Lori Sturdevant, an editorial writer and columnist, has covered state government and politics for more than 30 years.

The econ teacher and the senator

Posted by: Lori Sturdevant Updated: May 18, 2012 - 4:50 PM

Kurt Bills made it look easy Friday, handily besting two other serious contenders in only two ballots to win Republican endorsement for the U.S. Senate.  

He won’t have it easy from here on out. Bills, a first-term state representative from Rosemount and backer of GOP presidential contender

Bills will take on U.S. Sen. Amy Klobuchar, as formidable a Democrat as is seeking reelection anywhere in the country this year. At the end of March, her campaign reported raising more than $8 million and having $5.2 million on hand; Bills’ campaign reported raising roughly $47,000 through the same date.  

Bills, 42, is a high school economics teacher who made ample reference to his desire to “take Economics 101 to Washington D.C.” He also likened himself to the biblical youth David aiming to slay the giant Goliath—the giant in this case being the national debt.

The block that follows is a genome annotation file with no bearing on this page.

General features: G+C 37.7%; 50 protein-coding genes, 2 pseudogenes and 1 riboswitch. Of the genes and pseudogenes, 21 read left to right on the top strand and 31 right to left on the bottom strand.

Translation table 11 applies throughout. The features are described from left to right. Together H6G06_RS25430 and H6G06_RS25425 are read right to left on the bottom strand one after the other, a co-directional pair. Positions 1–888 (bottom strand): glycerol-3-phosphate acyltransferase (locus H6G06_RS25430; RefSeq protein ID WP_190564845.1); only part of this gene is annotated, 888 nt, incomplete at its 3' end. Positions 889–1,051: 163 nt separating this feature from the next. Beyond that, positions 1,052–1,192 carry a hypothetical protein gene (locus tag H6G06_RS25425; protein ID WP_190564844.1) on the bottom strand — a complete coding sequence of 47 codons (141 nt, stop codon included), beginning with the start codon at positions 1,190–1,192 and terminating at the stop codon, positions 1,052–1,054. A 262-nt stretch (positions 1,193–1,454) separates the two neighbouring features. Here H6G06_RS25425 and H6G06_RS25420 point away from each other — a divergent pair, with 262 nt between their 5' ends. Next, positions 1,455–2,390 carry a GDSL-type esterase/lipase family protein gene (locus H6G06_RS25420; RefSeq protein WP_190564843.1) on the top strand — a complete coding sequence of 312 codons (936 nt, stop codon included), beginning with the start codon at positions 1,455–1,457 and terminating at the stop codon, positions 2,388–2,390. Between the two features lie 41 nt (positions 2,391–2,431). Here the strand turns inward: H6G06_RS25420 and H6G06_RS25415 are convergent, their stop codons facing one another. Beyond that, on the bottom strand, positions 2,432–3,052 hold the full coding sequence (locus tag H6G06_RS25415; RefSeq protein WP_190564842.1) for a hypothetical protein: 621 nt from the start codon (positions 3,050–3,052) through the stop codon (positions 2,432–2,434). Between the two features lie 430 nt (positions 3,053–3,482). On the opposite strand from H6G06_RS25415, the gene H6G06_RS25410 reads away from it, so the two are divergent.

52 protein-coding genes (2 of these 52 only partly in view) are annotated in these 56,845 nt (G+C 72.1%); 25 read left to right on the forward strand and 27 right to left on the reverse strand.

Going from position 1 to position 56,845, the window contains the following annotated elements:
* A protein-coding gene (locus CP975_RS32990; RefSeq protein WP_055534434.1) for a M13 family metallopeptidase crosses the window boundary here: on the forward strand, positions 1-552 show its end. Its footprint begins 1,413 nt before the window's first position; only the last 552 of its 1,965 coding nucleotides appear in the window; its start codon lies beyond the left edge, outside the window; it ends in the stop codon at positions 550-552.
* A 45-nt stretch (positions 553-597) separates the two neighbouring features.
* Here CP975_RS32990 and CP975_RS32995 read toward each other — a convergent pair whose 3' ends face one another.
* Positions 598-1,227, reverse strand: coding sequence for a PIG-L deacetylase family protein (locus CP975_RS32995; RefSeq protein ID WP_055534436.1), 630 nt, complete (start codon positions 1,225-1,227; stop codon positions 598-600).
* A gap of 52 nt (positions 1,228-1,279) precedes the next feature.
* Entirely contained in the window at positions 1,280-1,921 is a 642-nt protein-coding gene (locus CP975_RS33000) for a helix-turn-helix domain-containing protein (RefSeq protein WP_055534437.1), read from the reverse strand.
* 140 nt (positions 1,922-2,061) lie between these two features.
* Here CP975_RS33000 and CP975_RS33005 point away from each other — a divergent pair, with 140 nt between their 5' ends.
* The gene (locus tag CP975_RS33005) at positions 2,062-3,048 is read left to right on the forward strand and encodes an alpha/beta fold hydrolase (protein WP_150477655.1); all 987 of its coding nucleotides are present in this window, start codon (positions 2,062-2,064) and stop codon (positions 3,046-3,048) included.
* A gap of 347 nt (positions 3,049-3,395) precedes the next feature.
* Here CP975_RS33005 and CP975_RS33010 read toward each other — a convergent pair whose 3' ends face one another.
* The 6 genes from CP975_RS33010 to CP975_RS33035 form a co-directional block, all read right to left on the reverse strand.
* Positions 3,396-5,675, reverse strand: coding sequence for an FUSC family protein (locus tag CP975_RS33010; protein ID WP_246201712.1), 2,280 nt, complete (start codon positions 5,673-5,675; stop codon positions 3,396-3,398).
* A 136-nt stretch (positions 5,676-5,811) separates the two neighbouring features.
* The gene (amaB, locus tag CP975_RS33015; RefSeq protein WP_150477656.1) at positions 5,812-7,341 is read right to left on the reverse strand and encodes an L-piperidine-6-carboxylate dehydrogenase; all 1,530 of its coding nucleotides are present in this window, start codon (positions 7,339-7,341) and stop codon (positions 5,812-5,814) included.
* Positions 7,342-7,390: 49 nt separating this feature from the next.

Bills acknowledged Klobuchar’s popularity as he addressed the GOP state convention in St. Cloud, and attempted to turn an enviable political asset into a liability: “Minnesota isn’t electing Miss Congeniality this November,” he said. “It’s easy to have a senator guided by political virtue. We need a senator guided by economic virtue.”

Plainly, Bills wants the Senate race to concentrate on his long suit, economic policy. Nothing in his background or his convention presentation suggested particular depth, or even interest, in any other topic on the national agenda. 

Still, given voters’ preoccupation with the economy as the Great Recession’s hangover lingers, Bills’ long suit might serve him surprisingly well.

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